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The Sunday Herald
By Neil Mackay
A FEMALE military intelligence officer is at the centre of the Scotland Yard inquiry into collusion between the British army and loyalist paramilitaries in the murders of Catholics in Ulster.
The officer - who can be named only as Captain M to avoid a Ministry of Defence gagging order - allegedly handed information to loyalist killers which resulted in at least 14 deaths, including five Catholics with no terrorist links. 'M' is expected to be arrested after the Stevens' inquiry into collusion between loyalist terrorists and the British army in Ulster ends.
Over the last two weeks, the Sunday Herald has exposed how Scottish intelligence officer Brigadier Gordon Kerr commanded the army's Force Research Unit (FRU) - the covert military intelligence operation in which Captain M worked. The FRU is the subject of the investigation by Sir John Stevens, Scotland Yard's commissioner.
Sources close to the Stevens inquiry have revealed that at least three FRU officers will be charged within three months. One former FRU officer has already been charged in connection with the investigation for allegedly intimidating a former colleague who is now the main whistleblower in the police inquiry.
Last week three men were arrested in Belfast by Stevens' detectives as part of their ongoing investigations into the murder of the Catholic solicitor Pat Finucane. Finucane, who had a number of prominent republicans among his clients, was shot dead in front of his wife and children at his Belfast home in February 1989 by UDA gunmen allegedly using information provided by the FRU.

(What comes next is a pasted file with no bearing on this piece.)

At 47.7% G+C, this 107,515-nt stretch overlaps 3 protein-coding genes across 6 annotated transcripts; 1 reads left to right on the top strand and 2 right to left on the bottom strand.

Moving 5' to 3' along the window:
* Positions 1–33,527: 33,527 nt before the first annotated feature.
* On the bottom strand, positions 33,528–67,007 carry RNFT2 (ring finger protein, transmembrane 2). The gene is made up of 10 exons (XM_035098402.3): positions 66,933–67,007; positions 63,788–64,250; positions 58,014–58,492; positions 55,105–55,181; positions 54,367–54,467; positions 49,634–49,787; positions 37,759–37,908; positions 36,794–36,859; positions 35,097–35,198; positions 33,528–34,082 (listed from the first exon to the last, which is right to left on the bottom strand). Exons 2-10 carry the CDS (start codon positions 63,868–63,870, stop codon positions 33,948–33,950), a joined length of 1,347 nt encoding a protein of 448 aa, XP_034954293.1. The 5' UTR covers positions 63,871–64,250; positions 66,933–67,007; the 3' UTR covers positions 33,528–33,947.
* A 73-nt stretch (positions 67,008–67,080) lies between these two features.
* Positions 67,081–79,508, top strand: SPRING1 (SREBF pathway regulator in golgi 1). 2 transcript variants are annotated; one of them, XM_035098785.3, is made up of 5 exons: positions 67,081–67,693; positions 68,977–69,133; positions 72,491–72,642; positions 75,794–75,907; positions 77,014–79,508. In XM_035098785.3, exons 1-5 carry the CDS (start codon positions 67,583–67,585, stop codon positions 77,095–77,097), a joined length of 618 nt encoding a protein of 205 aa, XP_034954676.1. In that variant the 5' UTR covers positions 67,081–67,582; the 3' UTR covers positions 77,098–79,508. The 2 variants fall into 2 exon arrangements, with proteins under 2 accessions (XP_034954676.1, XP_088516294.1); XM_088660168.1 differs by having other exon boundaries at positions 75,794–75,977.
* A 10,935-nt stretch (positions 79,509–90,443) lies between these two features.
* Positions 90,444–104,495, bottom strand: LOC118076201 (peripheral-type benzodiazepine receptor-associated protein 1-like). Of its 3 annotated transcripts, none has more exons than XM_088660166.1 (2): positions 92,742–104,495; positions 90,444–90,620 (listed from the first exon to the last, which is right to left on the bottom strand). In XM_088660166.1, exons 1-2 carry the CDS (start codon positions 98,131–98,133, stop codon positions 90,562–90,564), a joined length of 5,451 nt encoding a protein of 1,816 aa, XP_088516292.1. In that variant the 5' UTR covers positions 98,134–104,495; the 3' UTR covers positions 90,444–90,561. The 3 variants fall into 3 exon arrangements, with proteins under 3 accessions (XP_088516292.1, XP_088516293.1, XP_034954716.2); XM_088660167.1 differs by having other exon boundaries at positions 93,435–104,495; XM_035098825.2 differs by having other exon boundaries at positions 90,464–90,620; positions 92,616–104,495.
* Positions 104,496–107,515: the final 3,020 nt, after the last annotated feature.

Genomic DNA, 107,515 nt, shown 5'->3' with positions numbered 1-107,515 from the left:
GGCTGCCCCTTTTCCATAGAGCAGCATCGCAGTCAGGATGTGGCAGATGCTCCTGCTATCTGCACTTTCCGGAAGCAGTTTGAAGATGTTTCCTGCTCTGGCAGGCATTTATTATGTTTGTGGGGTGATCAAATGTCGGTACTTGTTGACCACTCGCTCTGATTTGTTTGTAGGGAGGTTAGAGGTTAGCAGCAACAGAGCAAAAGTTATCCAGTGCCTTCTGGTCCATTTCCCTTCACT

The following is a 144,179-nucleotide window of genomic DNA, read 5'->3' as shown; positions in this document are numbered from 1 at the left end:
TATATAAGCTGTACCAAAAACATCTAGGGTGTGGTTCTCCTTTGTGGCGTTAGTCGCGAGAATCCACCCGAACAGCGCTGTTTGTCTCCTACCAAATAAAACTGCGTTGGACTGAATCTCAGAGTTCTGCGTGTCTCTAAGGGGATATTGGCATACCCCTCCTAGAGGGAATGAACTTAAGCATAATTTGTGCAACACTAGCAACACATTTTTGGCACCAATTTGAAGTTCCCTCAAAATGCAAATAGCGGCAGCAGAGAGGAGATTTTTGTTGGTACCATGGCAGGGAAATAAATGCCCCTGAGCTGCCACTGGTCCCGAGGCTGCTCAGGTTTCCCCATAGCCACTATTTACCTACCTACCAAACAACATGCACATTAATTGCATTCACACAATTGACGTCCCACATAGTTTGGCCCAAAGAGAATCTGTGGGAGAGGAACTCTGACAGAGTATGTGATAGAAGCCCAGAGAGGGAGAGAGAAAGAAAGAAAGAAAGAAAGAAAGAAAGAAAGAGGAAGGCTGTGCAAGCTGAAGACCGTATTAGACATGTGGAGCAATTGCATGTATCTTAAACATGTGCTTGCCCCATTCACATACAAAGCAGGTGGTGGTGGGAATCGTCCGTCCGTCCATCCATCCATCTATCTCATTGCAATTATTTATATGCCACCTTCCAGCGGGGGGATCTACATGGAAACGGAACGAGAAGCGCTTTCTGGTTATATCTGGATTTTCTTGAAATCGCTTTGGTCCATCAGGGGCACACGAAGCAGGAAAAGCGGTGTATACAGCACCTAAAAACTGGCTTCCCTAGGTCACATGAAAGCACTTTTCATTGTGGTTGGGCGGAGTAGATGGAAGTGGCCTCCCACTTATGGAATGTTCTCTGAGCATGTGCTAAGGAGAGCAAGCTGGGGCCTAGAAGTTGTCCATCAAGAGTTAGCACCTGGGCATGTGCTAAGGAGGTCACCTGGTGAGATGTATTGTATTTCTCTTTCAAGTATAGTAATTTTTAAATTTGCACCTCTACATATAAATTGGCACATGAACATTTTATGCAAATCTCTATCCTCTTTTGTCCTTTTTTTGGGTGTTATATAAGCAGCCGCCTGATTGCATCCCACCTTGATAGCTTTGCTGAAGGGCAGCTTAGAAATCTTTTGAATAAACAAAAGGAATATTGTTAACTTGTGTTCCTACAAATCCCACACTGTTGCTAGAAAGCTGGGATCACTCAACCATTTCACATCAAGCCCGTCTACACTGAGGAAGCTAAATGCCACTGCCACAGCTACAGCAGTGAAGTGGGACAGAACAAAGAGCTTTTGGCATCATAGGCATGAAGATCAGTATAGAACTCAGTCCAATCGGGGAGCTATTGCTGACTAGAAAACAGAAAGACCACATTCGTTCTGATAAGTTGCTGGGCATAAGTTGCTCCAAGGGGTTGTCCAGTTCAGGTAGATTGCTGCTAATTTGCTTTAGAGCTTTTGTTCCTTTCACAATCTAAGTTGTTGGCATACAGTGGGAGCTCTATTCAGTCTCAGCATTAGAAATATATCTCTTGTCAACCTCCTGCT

The three were arrested for ''possession of documents containing information likely to be useful to terrorists in planning acts of violence.'' Two were released - one pending a report being sent to the Director of Public Prosecutions - and a third, a 51-year-old former British army soldier called Kieron Dalton, was charged and remanded in custody forpossessing information likely to be used by terrorists.
Between 1986 and 1990, Captain M - then a sergeant - and another FRU officer, known as ''Geoff'', were the primary handlers of Brian Nelson, a former Black Watch soldier, who was then the UDA's chief intelligence officer.
Nelson was later jailed for his terrorist crimes. ''Geoff'' subsequently joined the RUC and is currently suspended from police duties pending the outcome of the Stevens' inquiry.
At the time Captain M - also known as Mags to Stevens' detectives - answered directly to Gordon Kerr, a former Gordon Highlander from Aberdeen who was then a colonel and the commander of the FRU.
Highly-placed military intelligence sources say Captain M actively colluded with Nelson in the murder of Catholics and republicans. At times the victims were IRA men and active republicans, but the dead also include innocent civilians.
FRU sources told the Sunday Herald: ''It was a perfect military plan. We got to take out Provos, and the UDA carried on with their operations. Of course, intelligence can be faulty and 'ordinary' Catholics died.''
Sources claimed up to five 'ordinary' Catholics were murdered as a result of FRU collusion, adding: ''Captain M facilitated the UDA's targeting by producing maps, photos, details of routes to the scene of the assassinations and information of targets' movements.''